“How dumb does Bed Bath & Beyond think we are?” writes reader Kristina. Well…maybe they’re just working from assumptions about the average American consumer’s math skills. This coupon offers $25 off a $125 purchase, which is great if and only if you want to spend exactly $125 at the store. [More]

## Buttery Math At Kroger: Double The Biscuits For 10 Cents More

Every day, as we go through our regular errands, we are being tested. A math test, that is. Reader Denis was amused when he noticed that a sale made canned biscuits the same price for five biscuits as for ten of them. [More]

## Fuzzy Math At The Amusement Park And The Grocery Store

Look, Six Flags, it’s summer vacation. We’re here to eat terrible food and be hurled around at high speeds on rides. We’re not here to do math, and we’re really not here to figure out why your “family meal deal” for 4 costs a few cents more than four chicken dinners purchased separately. [More]

## Consumer Reports Learns All About Target’s Fuzzy Unit Pricing Math

I don’t know how we could have been so naive, but we thought that we could trust the unit prices on shelf tags in stores, including Target. If this site has taught us anything, it’s that labels can be inaccurate, and that Target may not even be part of our present reality at all. [More]

## Target’s Battery Prices Prove That Buying In Bulk Isn’t Always Cheaper

One might think that there would be some end to Target’s fuzzy, crazy or just nonsensical math. But then who would we poke fun at? Just so long as you remember to read all the labels before you buy, it’s an amusing experience for customers and whatever the opposite of a learning experience is for Target.

## QFC Applies Target Math, Rewards Customers For Buying Less Sour Cream

Sarah tried. Really, she did. She wanted to save money and packaging by purchasing a larger quantity of her preferred brand of sour cream, Alpenrose but her local grocer and their Target math stood in her way. What’s Target math? That’s when it costs you more per unit to buy something when you buy a larger quantity, despite the normal rules of commerce. [More]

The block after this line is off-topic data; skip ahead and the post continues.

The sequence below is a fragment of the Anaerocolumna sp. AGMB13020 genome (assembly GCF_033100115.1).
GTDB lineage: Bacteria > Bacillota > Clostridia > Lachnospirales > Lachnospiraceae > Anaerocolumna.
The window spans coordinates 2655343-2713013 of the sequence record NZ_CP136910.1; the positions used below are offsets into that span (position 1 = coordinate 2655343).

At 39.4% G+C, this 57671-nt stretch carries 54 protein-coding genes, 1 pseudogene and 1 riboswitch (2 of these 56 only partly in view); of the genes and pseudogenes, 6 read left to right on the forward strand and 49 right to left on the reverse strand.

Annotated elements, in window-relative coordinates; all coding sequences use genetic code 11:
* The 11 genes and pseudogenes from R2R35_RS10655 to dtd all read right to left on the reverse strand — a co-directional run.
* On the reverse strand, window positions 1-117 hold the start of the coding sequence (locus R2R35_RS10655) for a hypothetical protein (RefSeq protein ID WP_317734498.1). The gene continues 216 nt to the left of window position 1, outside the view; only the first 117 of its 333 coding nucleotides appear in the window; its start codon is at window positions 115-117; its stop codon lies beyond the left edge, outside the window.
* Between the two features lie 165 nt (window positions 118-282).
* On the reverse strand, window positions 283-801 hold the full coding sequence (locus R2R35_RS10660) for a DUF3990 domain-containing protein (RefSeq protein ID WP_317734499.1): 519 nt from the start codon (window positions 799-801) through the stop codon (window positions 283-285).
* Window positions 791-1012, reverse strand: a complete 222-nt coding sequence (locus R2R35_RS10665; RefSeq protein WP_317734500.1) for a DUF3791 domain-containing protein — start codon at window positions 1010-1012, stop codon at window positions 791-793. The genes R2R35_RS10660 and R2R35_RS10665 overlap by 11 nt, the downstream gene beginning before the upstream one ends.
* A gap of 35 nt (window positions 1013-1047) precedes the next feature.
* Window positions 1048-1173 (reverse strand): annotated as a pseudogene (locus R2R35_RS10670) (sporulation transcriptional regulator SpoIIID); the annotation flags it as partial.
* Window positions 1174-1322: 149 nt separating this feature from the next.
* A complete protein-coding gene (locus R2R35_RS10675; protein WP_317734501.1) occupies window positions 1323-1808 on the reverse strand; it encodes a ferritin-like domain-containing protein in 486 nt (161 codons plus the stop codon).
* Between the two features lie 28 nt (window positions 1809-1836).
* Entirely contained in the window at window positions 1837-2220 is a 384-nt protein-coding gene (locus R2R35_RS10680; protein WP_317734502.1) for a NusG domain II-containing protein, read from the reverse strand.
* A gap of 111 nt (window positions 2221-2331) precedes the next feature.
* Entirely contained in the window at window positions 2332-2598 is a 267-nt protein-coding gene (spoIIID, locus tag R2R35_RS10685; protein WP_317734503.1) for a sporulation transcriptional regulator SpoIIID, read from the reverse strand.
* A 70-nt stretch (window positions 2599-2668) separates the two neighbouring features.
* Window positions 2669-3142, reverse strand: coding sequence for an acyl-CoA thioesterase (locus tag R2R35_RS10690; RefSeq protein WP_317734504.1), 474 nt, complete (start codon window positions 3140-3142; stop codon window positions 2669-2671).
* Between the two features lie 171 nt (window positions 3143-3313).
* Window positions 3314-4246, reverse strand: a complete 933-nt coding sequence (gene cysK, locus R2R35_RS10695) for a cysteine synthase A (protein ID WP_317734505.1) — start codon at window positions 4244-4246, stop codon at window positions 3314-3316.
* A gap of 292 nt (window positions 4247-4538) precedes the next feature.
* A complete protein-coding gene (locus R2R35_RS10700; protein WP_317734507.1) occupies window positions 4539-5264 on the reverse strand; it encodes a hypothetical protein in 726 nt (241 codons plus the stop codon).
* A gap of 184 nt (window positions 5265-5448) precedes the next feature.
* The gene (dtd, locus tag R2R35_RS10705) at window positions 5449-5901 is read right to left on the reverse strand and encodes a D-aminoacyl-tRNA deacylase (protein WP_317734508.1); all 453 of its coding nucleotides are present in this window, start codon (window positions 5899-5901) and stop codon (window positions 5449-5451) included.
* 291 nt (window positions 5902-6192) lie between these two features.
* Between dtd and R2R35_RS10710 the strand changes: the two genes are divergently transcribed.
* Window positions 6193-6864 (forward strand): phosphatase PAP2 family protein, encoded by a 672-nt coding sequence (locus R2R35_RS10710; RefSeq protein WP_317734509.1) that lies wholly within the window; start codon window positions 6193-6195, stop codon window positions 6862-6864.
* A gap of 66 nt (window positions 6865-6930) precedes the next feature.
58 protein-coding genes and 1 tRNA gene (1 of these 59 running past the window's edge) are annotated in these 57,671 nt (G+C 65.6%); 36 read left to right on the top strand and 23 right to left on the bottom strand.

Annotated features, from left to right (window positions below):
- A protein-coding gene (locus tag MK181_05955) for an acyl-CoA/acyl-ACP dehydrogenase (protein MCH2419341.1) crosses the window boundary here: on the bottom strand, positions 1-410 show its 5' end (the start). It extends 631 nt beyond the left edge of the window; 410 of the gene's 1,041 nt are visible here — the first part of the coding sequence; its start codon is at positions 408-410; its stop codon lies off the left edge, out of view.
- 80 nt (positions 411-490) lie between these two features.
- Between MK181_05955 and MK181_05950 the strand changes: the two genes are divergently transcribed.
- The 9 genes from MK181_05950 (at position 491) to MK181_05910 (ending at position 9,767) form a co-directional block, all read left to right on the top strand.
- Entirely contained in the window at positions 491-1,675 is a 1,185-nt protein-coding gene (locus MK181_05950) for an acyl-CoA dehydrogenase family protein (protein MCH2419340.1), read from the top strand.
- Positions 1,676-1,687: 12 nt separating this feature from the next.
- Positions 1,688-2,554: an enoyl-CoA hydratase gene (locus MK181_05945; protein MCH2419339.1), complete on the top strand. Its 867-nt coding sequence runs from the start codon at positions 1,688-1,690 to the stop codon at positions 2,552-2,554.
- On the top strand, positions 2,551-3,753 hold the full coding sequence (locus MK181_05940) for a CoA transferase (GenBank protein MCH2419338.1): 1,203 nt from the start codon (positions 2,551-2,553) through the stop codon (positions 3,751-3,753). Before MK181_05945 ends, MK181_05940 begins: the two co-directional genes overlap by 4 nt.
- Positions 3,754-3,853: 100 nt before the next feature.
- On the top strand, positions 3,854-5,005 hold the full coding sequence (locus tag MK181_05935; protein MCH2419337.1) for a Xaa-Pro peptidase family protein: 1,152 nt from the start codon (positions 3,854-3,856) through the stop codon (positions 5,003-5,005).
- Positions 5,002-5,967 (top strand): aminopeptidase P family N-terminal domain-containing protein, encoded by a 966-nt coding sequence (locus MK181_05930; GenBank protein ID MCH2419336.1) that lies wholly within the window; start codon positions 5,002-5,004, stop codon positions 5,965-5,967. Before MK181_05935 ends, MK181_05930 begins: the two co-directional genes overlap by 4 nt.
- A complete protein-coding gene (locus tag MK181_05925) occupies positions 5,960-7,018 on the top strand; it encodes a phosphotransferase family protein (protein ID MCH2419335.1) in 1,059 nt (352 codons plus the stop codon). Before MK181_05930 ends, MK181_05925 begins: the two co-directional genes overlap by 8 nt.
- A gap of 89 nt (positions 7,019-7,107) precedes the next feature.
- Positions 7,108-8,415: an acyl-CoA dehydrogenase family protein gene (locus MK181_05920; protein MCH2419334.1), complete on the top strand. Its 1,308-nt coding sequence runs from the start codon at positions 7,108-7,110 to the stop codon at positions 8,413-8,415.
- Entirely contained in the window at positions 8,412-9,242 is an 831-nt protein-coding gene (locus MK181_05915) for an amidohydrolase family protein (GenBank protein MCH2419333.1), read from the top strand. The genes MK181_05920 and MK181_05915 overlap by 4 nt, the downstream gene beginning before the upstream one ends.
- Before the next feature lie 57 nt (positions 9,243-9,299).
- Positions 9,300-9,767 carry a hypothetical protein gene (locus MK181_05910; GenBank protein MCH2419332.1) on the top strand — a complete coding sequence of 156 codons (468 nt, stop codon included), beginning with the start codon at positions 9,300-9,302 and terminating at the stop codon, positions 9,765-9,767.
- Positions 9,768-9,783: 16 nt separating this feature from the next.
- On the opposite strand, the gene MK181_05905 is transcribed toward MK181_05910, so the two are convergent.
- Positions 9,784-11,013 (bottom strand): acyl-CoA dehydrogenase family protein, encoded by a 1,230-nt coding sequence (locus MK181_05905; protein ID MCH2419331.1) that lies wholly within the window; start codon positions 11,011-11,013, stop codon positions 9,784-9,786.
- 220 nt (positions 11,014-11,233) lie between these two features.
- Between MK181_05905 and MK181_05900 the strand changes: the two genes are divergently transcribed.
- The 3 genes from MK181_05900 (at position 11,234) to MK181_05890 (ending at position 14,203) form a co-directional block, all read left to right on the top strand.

## Hey, Target: Good Luck Selling 2-Packs For $9.99 When Single Shampoos Cost $4.49 Each

There comes a time in life when you just can’t muster the strength or willpower to get your hair wet, slather it in shampoo, and then rinse it out. I know, it’s exhausting to even think about. But because cleanliness is next to studliness/loveliness, there’s a little product called dry shampoo that takes most of that effort out of the equation. Speaking of equations, Target might want to do some of those when pricing its dry shampoo offerings. [More]

## Fred Meyer Not Sure How Unit Pricing Works

Customers at a Fred Meyer store were left scratching their heads as well as clutching their bellies in pain if they happened to notice this really bad deal on Pepto-Bismol at a Fred Meyer store. Tipster Scott took a photo of the items on the shelf. Somehow, buying a two-pack leads to the per-ounce price doubling, even when the price for that package is less than double the price of a single bottle. [More]